10. Ah the Tsunami. It has taken up a lot of Swede’s life since it happened. So many stories from friends and friends of friends. So sad and well told.

    • Sandra says:

      I saw a documentary recently on the aftermath of the Tsunami and it literally broke my heart! So I can only imagine what people who have actually been there must have felt and gone through.

  11. Wow, Sandra! Awesome! I’ve been through disasters- specifically hurricanes… This is just too poignant! Right spot on the point, capturing that moment so well.

  12. I can’t imagine a scene like that one. So sad. Stupid mother nature with her crazy tantrums 😦

  13. Another sad story. Maybe it’s the winter months and longing for warmth that draws such a sad response to this prompt. I’m ready for SUMMER!!

  14. tedstrutz says:

    Oh, Sandra… Your story is so touching. Too real to enjoy. Well written.

  15. Your description of this loss was just heart-rending. Connecting the photo to the tsunami disaster was a great premise. Ron

    • Sandra says:

      The event had affected me deeply – emotionally – and maybe that is why the second I saw the picture my mind ran back to this tragedy. Thank you for reading Ron.

  16. Dear Sandra,
    what a touchingly gut wrenching story. Hard to say I enjoyed it, but you did a wonderful job with it.
    Shalom,
    Rochelle

  17. Joe Owens says:

    If all we write are happy stories we ignore half of life. I prefer uplifting stories, but know life presents good and bad to everyone at laternating times. You did a wonderful job putting ahuman face on such a monstrous and life-chaning atmosphric event. May we never witness such again.

  18. Tom Poet says:

    Sandra,
    A touching story, well told…I like cos better to tell you the truth..It’s the way most people say it in New York so for me it feels natural and has a more personal feel to it. You could also just remove the whole word if you wanted to. Either way good job!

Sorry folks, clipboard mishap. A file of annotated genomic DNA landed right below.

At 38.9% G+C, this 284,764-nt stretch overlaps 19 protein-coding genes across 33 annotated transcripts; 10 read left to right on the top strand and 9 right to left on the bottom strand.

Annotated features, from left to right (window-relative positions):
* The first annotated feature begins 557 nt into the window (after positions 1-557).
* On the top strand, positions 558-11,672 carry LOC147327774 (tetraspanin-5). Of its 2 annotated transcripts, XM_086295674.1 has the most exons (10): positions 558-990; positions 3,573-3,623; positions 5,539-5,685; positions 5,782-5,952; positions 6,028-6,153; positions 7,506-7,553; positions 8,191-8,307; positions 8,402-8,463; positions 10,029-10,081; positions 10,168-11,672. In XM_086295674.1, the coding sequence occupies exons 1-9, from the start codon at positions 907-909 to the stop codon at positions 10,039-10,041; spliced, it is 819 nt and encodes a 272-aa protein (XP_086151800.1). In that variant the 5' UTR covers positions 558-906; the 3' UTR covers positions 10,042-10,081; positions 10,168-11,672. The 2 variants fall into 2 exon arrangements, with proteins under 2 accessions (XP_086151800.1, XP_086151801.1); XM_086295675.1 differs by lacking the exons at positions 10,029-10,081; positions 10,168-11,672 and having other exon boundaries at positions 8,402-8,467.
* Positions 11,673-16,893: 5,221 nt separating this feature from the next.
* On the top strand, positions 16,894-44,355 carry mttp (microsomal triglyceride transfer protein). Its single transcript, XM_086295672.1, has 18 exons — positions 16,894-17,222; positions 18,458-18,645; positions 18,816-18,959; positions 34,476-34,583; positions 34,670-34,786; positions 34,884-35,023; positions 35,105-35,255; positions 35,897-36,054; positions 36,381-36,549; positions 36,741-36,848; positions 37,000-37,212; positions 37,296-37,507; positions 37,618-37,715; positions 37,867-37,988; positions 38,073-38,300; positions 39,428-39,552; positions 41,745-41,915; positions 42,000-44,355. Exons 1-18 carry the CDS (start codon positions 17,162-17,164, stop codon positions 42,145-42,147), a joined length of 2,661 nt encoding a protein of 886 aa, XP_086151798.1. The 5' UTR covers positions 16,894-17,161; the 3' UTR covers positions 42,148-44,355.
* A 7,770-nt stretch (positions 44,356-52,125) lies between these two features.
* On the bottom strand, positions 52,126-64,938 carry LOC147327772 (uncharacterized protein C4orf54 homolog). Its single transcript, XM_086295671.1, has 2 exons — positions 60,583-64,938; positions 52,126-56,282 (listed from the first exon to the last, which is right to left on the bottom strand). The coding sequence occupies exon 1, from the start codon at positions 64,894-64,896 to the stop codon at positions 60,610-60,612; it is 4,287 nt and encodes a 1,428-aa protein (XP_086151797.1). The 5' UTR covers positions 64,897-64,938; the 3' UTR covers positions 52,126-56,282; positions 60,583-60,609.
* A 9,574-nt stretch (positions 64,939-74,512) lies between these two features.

Tom

  19. elmowrites says:

    A great story of love and loss, Sandra. I’m glad the narrator found closure at the end. If I could critique one thing, it would be the fact that the narrator didn’t have time to give comfort but did have time to hear a whimper. I like the whimper – it feels like a heartbreaking detail – but I wonder whether you’d be better to suggest that the narrator said something but the girl didn’t hear it. Just a suggestion.

    • Sandra says:

      But then I think I would be piling on the drama. Plus, the fact that she did not have time to say anything shows how fast it all happened, because if there was time to say something there would have been time to reach out and try to save the child…That’s what I think at least.

  20. rgayer55 says:

    Very well written. Closure can often be elusive.

  21. tragic story and well-told. Going back had to be difficult. See, I’m identifying with your character. You did your job here well.

  22. Who would ever think a beautiful place could be the site of such tragedy? Thank you for sharing

  23. deanabo says:

    Absolutly beautiful. You have a wonderful way with words.

  24. Sandra, I loved the way you ended this. How frightening a tsunami must be, and to have lost someone to that. You’ve captured it beautifully here, the tragedy, sadness, and grief, and then acceptance of it. Well done.

  25. Sunshine says:

    going through a painful event then having to return to a place with a peaceful heart truly shows how powerful healing can be when we work on it. little stories like yours are good reminders… ❤